sidicks

Banned
MikeTV said:
More to the point, the entire financial sector only represents 8% of GDP (and traditionally more like 6%). and that's the entire sector - not just banking. And that includes the good banks, as well as the bad ones. And yet as the crisis began, the government immediately devalued by 25% to rescue the banks. That's 25% of every pension and deposit - just to lower the liabilities of the banks. That amounts to the biggest rip-off of the century. 25% of our entire wealth - not GDP, but wealth! That's an inconvenient truth.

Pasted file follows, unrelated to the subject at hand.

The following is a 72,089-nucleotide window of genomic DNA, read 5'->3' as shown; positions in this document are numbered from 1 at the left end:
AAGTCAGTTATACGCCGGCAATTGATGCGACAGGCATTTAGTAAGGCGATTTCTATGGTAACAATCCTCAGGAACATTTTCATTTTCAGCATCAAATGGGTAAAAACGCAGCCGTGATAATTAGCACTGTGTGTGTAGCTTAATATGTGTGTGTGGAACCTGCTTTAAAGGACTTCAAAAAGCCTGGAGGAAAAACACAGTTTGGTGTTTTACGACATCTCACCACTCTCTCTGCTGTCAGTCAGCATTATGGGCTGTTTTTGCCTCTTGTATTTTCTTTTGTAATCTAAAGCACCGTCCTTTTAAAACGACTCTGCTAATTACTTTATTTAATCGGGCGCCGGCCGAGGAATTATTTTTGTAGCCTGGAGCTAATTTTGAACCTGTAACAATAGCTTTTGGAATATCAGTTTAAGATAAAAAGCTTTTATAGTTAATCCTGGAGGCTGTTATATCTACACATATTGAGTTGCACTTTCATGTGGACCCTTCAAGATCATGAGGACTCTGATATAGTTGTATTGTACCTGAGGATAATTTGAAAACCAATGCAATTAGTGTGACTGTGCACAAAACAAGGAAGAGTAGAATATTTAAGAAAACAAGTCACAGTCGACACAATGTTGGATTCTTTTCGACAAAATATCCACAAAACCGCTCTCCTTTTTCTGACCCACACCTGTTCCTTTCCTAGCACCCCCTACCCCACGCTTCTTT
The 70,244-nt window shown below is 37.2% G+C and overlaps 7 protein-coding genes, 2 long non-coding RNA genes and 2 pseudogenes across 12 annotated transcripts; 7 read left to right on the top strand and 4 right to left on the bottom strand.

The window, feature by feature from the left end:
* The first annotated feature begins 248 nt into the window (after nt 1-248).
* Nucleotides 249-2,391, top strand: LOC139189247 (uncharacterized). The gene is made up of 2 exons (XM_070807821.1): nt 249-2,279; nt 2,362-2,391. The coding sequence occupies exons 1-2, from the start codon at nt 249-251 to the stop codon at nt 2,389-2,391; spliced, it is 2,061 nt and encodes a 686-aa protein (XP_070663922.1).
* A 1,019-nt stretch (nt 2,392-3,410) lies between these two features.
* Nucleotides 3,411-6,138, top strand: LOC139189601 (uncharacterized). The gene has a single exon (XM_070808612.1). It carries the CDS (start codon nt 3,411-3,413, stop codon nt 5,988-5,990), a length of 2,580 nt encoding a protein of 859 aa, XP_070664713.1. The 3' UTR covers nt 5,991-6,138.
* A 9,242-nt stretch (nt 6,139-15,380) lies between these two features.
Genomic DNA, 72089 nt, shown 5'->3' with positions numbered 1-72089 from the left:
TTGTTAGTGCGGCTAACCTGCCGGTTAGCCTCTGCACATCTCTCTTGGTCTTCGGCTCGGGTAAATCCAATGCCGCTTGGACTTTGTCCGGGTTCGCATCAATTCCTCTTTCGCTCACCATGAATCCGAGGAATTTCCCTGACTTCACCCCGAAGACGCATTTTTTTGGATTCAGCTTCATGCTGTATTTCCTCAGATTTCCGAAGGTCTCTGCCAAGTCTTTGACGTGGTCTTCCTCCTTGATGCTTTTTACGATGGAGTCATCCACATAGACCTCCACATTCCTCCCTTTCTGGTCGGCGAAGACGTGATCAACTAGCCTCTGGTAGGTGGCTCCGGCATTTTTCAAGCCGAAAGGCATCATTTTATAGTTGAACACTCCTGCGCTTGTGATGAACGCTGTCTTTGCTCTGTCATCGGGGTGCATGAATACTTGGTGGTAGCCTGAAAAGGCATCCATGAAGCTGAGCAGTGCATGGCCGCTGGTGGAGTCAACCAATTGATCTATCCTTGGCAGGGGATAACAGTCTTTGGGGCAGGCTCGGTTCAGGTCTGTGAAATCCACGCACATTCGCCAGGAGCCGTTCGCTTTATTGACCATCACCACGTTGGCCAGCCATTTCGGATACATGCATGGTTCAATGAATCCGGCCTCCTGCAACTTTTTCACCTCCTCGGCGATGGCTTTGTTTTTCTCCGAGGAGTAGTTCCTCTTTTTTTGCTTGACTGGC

??????
 

karkus30

Banned
MikeTV said:
More to the point, the entire financial sector only represents 8% of GDP (and traditionally more like 6%). and that's the entire sector - not just banking. And that includes the good banks, as well as the bad ones. And yet as the crisis began, the government immediately devalued by 25% to rescue the banks. That's 25% of every pension and deposit - just to lower the liabilities of the banks. That amounts to the biggest rip-off of the century. 25% of our entire wealth - not GDP, but wealth! That's an inconvenient truth.

But the Government didnt have anything to do with it, that's what you said you slippery eel creature person ;-) ( ad pescinum ).

It was all those dumb bankers.......you said.